Seat is a marque that trades on sporting credentials, and the hot Cupra brand is at the forefront of this strategy, selling fast Ibizas and Leons mostly on the back of the brand’s success in touring car racing.

But the Seat Ibiza Cupra is intended to offer more than just performance and value, showcasing a level of advanced technology that has not been seen in the value-conscious supermini segment before. 

At 178bhp, it takes the power output of the Volkswagen Group’s turbocharged and supercharged 1.4-litre TSI engine to new levels, and a standard seven-speed double-clutch DSG gearbox, complete with paddle shifters, adds to the list of supermini firsts that makes the Cupra the greenest hot hatch in its class.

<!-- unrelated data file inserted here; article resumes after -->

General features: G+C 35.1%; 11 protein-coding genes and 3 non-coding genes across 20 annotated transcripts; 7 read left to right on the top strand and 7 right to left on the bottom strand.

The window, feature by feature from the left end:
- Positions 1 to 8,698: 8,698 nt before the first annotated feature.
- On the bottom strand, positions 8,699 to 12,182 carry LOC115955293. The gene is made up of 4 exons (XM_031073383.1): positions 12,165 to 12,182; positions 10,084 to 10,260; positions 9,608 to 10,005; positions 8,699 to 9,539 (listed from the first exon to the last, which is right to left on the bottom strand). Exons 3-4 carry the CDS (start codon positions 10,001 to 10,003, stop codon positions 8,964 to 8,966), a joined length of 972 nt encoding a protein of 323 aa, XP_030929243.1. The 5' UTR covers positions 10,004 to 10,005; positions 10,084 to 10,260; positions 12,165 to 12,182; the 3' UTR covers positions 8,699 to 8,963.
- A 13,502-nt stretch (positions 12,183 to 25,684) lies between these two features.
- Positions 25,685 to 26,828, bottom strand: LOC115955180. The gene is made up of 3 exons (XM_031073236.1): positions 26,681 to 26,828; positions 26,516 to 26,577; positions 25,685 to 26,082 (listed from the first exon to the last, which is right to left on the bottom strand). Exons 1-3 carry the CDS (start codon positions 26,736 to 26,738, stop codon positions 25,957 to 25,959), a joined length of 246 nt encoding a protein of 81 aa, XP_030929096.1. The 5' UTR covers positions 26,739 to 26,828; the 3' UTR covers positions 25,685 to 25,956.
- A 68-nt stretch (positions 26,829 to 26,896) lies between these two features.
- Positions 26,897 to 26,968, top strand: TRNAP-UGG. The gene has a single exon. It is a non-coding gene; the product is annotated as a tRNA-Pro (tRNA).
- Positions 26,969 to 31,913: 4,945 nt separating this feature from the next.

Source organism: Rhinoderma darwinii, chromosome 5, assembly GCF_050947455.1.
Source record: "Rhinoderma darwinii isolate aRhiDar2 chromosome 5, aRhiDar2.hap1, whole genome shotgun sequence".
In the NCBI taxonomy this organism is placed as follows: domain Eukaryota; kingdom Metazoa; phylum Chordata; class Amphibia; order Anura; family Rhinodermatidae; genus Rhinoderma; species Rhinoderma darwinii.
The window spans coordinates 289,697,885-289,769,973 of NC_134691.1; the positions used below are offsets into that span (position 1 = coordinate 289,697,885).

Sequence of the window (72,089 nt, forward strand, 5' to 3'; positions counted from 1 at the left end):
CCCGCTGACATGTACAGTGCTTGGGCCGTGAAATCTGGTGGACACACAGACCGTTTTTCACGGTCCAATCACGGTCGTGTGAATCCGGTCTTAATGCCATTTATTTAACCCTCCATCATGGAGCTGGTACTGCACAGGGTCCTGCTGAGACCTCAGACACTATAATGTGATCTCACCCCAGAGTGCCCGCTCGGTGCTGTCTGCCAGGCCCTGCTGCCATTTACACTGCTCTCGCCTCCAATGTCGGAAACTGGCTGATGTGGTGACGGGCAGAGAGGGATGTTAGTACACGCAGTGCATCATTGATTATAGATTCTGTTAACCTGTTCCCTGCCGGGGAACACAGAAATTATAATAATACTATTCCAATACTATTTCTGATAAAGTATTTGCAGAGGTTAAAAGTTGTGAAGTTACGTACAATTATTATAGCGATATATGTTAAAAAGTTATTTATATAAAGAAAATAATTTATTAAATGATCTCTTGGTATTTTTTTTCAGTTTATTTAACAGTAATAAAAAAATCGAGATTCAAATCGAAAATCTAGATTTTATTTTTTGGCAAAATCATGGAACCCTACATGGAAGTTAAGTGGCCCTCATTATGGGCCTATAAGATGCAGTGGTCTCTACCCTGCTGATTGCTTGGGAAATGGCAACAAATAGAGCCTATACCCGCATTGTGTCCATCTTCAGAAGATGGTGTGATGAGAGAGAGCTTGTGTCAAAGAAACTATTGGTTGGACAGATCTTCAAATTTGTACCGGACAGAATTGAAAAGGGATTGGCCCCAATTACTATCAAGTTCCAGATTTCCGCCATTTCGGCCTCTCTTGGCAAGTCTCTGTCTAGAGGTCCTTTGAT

But technical novelties and sharp (if polarising) looks are not enough for the Cupra. It must also live up to the benchmark handling abilities of rivals such as the Renaultsport Clio 200 and the Mini Cooper S. 

So can Seat’s hot supermini maintain its credibility as a performance hatch without sacrificing too much to the green revolution?

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